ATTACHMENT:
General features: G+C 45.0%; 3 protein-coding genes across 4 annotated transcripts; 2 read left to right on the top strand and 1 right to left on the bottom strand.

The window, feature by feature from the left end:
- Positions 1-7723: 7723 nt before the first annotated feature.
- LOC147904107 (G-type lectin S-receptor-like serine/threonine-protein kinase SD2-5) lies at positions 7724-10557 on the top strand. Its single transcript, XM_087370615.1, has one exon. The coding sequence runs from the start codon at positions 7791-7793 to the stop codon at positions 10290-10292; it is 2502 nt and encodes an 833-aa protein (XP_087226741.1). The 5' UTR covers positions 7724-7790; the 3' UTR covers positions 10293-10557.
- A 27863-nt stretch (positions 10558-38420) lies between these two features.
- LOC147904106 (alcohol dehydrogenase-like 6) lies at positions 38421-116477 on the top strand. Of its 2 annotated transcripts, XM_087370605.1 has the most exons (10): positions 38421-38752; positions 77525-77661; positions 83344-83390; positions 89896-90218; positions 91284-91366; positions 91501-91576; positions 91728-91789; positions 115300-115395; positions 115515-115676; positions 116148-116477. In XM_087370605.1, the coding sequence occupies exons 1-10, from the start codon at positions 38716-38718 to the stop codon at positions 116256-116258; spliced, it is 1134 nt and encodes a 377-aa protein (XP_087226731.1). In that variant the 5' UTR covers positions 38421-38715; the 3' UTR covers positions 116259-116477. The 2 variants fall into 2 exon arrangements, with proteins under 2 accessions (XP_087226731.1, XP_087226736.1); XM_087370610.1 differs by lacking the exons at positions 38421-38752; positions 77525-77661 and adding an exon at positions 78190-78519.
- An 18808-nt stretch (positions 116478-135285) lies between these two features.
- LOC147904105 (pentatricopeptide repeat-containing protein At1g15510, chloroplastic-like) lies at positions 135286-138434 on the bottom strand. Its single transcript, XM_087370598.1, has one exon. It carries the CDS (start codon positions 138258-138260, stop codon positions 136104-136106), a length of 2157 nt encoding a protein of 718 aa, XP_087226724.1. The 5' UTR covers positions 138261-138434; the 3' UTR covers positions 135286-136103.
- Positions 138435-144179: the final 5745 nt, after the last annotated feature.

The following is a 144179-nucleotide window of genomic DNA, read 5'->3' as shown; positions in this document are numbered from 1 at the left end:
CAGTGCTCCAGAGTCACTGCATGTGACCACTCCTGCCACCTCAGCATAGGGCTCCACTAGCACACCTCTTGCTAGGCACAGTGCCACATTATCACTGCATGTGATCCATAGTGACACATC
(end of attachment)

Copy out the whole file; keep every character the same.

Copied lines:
General features: G+C 45.0%; 3 protein-coding genes across 4 annotated transcripts; 2 read left to right on the top strand and 1 right to left on the bottom strand.

The window, feature by feature from the left end:
- Positions 1-7723: 7723 nt before the first annotated feature.
- LOC147904107 (G-type lectin S-receptor-like serine/threonine-protein kinase SD2-5) lies at positions 7724-10557 on the top strand. Its single transcript, XM_087370615.1, has one exon. The coding sequence runs from the start codon at positions 7791-7793 to the stop codon at positions 10290-10292; it is 2502 nt and encodes an 833-aa protein (XP_087226741.1). The 5' UTR covers positions 7724-7790; the 3' UTR covers positions 10293-10557.
- A 27863-nt stretch (positions 10558-38420) lies between these two features.
- LOC147904106 (alcohol dehydrogenase-like 6) lies at positions 38421-116477 on the top strand. Of its 2 annotated transcripts, XM_087370605.1 has the most exons (10): positions 38421-38752; positions 77525-77661; positions 83344-83390; positions 89896-90218; positions 91284-91366; positions 91501-91576; positions 91728-91789; positions 115300-115395; positions 115515-115676; positions 116148-116477. In XM_087370605.1, the coding sequence occupies exons 1-10, from the start codon at positions 38716-38718 to the stop codon at positions 116256-116258; spliced, it is 1134 nt and encodes a 377-aa protein (XP_087226731.1). In that variant the 5' UTR covers positions 38421-38715; the 3' UTR covers positions 116259-116477. The 2 variants fall into 2 exon arrangements, with proteins under 2 accessions (XP_087226731.1, XP_087226736.1); XM_087370610.1 differs by lacking the exons at positions 38421-38752; positions 77525-77661 and adding an exon at positions 78190-78519.
- An 18808-nt stretch (positions 116478-135285) lies between these two features.
- LOC147904105 (pentatricopeptide repeat-containing protein At1g15510, chloroplastic-like) lies at positions 135286-138434 on the bottom strand. Its single transcript, XM_087370598.1, has one exon. It carries the CDS (start codon positions 138258-138260, stop codon positions 136104-136106), a length of 2157 nt encoding a protein of 718 aa, XP_087226724.1. The 5' UTR covers positions 138261-138434; the 3' UTR covers positions 135286-136103.
- Positions 138435-144179: the final 5745 nt, after the last annotated feature.

The following is a 144179-nucleotide window of genomic DNA, read 5'->3' as shown; positions in this document are numbered from 1 at the left end:
CAGTGCTCCAGAGTCACTGCATGTGACCACTCCTGCCACCTCAGCATAGGGCTCCACTAGCACACCTCTTGCTAGGCACAGTGCCACATTATCACTGCATGTGATCCATAGTGACACATC